Rising upBy Carlos Isagani T. Zarate
Philippine Daily Inquirer
The recent filing of criminal charges by the police authorities in Compostela Valley province against some survivors of Typhoon “Pablo” and leaders of people’s organizations who protested the lethargic relief operations in the devastated areas of Mindanao is nothing but a shameless, insensitive attempt to cover up sheer government incompetence. Worse, it is tantamount to criminalizing the hunger and misery of typhoon survivors.
Recall that last Jan. 15, nearly 6,000 Pablo victims marched and barricaded the national highway at Montevista town, Compostela Valley, to protest the government’s pitiable delivery of relief and rehabilitation services, particularly in the remote communities.
The protesting residents—mostly farmers, farm workers and lumad—came from the worst-hit and/or banana-growing towns of Nabunturan, Compostela and Montevista in Compostela Valley; Baganga and Cateel in Davao Oriental; and Trento in Agusan del Sur.
For more than 10 hours, they suffered the erratic sunny-rainy weather condition that day, pouring out their frustrations as they barricaded the highway linking Davao City to Compostela Valley, Agusan del Sur, Agusan del Norte, Surigao del Sur, Surigao del Norte and Davao Oriental. The police and the military desperately tried to stop the protest, calling it illegal. But the hungry and angry residents refused to be cowed. The steely determination of the residents, who had banded themselves into a survivors’ collective called Barog Katawhan (People Rise Up), eventually forced Social Welfare Secretary Dinky Soliman to negotiate, seven hours after the residents “hit the road.”
Accompanied by ComVal Gov. Arthur Uy, Soliman, who happened to be in Compostela at that time, ultimately agreed to provide the protesting survivors some 10,000 sacks of rice. Initially, Soliman, who apparently could not accept the administration’s failings in its response to Typhoon Pablo, walked out of the negotiation.
The victims’ victory, though, may quickly turn Pyrrhic. The Compostela Valley police, headed by Provincial Director Camilo Cascolan, shortly thereafter, filed a case of “public disorder” against Barog Katawhan’s leaders Grace Curso, Bello Timdasan and Carlos Trangia. Also charged were Mae Fe Ancheta-Templa from the relief and advocacy group Balsa Mindanao, Juland Suazo of the environmental group Panalipdan, Sheena Duazo of Bayan, Tony Salubre from the peasant group Kilusang Magbubukid ng Pilipinas and Leny Camino.
Cascolan said “public disorder” includes “tumultuous and public disturbance, unlawful utterances and/or alarm and scandal.”
“It is absurd that the organizers of the said protest rally, who themselves are victims of the devastation brought (about) by Pablo, are being charged (with) alarm and scandal, public disturbance, and ‘unlawful utterances’ when all they were doing was call the attention of the government because they and their families are hungry and are merely asking for more aid,” commented Bayan Muna Rep. Neri Javier Colmenares.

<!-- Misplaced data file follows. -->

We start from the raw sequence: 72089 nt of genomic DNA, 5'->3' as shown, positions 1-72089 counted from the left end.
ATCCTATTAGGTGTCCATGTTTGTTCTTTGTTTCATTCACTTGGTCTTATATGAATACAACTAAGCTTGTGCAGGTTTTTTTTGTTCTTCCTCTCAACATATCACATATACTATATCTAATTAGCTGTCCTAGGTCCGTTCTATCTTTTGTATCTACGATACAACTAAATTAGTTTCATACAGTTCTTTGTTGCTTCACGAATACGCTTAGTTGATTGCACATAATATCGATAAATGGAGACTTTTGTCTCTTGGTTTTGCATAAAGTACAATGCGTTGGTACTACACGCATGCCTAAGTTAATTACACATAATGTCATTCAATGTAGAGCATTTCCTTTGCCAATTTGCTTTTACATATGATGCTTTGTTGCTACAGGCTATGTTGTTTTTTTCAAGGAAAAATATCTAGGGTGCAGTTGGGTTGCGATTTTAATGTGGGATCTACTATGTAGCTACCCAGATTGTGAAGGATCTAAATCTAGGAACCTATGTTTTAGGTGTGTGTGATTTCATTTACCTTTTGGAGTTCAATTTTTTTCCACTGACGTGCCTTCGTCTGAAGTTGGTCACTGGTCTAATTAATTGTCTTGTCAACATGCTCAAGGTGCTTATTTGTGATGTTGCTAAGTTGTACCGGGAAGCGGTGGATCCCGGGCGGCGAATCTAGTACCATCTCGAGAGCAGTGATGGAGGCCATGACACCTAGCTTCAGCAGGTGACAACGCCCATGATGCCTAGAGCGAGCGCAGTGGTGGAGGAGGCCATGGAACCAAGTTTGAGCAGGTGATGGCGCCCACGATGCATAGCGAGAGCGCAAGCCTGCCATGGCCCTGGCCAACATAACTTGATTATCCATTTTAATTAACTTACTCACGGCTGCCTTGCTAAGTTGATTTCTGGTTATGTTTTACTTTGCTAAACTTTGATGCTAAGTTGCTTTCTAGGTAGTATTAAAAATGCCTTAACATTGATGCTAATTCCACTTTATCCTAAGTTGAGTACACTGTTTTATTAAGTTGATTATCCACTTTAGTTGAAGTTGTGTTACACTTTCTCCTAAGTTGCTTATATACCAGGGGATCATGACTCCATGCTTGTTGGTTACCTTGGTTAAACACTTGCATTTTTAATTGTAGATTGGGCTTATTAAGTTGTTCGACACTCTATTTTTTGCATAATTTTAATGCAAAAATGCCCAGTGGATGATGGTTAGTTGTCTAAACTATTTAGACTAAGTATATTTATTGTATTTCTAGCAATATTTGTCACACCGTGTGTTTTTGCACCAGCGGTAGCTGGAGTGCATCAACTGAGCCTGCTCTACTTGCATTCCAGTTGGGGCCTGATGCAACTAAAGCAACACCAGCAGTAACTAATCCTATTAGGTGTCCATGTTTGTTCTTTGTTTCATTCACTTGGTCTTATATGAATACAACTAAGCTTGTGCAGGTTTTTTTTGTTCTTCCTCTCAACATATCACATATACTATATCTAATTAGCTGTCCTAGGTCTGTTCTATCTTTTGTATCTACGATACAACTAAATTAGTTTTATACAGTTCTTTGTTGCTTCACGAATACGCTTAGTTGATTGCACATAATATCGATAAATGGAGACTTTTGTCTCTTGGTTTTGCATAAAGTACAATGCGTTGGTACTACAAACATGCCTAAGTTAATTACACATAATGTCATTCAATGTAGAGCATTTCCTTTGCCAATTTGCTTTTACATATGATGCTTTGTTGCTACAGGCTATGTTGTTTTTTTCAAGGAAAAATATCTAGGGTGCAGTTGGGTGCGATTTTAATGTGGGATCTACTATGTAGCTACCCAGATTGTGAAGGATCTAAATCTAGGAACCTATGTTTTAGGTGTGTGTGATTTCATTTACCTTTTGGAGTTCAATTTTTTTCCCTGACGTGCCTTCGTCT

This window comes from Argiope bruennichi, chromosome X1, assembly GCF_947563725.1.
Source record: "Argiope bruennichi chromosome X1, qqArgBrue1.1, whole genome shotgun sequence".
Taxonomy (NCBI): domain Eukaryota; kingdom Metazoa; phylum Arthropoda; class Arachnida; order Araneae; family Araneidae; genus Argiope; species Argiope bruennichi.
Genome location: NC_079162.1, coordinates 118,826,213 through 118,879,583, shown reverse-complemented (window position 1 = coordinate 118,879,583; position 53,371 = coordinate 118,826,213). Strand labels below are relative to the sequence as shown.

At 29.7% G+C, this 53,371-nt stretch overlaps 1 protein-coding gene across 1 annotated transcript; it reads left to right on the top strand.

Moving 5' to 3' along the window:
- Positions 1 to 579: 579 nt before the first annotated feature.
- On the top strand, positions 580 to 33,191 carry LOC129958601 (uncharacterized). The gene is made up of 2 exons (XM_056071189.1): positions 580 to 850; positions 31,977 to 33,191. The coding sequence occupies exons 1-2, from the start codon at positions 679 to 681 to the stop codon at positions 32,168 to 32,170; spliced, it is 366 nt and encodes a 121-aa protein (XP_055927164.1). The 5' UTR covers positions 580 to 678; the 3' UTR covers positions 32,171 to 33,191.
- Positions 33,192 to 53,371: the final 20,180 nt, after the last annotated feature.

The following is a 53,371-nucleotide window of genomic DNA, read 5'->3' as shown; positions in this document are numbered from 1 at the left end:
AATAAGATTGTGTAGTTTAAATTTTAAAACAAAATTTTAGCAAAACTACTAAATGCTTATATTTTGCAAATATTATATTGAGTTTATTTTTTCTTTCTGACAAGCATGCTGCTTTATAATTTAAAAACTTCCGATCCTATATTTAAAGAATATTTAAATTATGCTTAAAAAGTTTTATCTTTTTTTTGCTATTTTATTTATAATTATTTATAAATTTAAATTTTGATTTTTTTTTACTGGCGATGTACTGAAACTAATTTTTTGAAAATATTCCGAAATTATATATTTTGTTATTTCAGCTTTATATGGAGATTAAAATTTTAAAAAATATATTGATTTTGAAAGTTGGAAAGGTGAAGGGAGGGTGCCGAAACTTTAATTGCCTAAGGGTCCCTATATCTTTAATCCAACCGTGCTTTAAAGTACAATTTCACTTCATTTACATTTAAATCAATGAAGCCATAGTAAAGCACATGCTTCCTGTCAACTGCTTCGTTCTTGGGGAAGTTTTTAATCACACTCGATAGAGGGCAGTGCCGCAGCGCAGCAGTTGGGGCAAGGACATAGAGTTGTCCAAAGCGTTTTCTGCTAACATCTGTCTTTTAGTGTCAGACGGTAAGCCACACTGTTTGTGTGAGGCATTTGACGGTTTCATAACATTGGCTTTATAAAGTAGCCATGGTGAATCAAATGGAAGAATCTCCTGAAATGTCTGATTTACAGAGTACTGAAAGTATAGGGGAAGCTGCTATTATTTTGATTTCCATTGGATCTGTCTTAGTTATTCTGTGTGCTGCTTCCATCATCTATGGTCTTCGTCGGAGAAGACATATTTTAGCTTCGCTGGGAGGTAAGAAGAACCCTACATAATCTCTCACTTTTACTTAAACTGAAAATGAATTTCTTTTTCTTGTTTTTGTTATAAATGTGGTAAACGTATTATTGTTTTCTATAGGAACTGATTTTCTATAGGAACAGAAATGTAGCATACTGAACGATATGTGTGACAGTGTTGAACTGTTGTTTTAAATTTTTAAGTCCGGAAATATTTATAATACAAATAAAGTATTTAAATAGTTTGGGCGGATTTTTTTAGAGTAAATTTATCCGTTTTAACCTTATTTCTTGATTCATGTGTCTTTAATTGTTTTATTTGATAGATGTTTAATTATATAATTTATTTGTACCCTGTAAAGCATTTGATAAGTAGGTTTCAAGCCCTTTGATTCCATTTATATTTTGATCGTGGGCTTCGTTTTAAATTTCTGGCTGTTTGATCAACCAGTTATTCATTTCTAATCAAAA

Really now, is it unlawful for the poor to demand that relief goods be distributed efficiently and equitably? Is it unlawful to demand that logging and large-scale mining, which contributed to the extent and gravity of the damage and raised the number of casualties, be stopped?
What is more “publicly disturbing” than a social welfare secretary quarreling with the hungry protesters first before conceding to give needed relief goods due them? What is more “alarming and scandalous” than the military using relief distribution and rehabilitation for Oplan Bayanihan, the government’s current anti-insurgency mantra?
A government that sues poor typhoon victims who are fighting to get what is due them instead of squarely addressing the fundamental issues that the victims had raised is not only callous, it is antipoor. The charges are a cheap act of reprisal; it is “rubbing salt into the wounds” caused by Pablo; it’s a coldhearted, malevolent scheme subjecting the survivors and those who are helping them to “double jeopardy.”
If the police really want to do their job faithfully, they should instead file charges against the illegal loggers, miners and politicians who are using the relief goods distribution to advance their selfish, personal and political interests.
As aptly noted by Balsa Mindanao: “Instead of resorting to reprisals such as the blacklisting of protesters, the government should acknowledge that Typhoon Pablo survivors do not possess the ‘victim’ mentality but are actively asserting their rights. They are highly aware of the causes of the tragedy as they rightfully pinpoint legal logging and big mining as the real culprits and aggravating local factors for climate change.”
Indeed, there is no greater disaster than a government that easily sues the empowered poor survivors of a devastating calamity, but not those who pillage our remaining natural resources. But there will surely come a time when the people will rise up and show that theirs is the true power—much higher, greater and more potent than the state’s.
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For senior citizens: As Congress is set to go on recess, thousands of senior citizens are awaiting the passage of a law that increases their meager monthly pensions. The House of Representatives passed in third and final reading House Bill No. 6748 on the same day that the Marcos Human Rights Compensation law was ratified. Both measures were principally authored by Bayan Muna’s Rep. Neri Javier Colmenares.
However, for the pension bill to pass into law, the Senate has to approve its version during the remaining session days this week. If enacted into law, it will surely benefit a lot of aging SSS pensioners “who are in most need of support especially for their medical and nutritional needs.”
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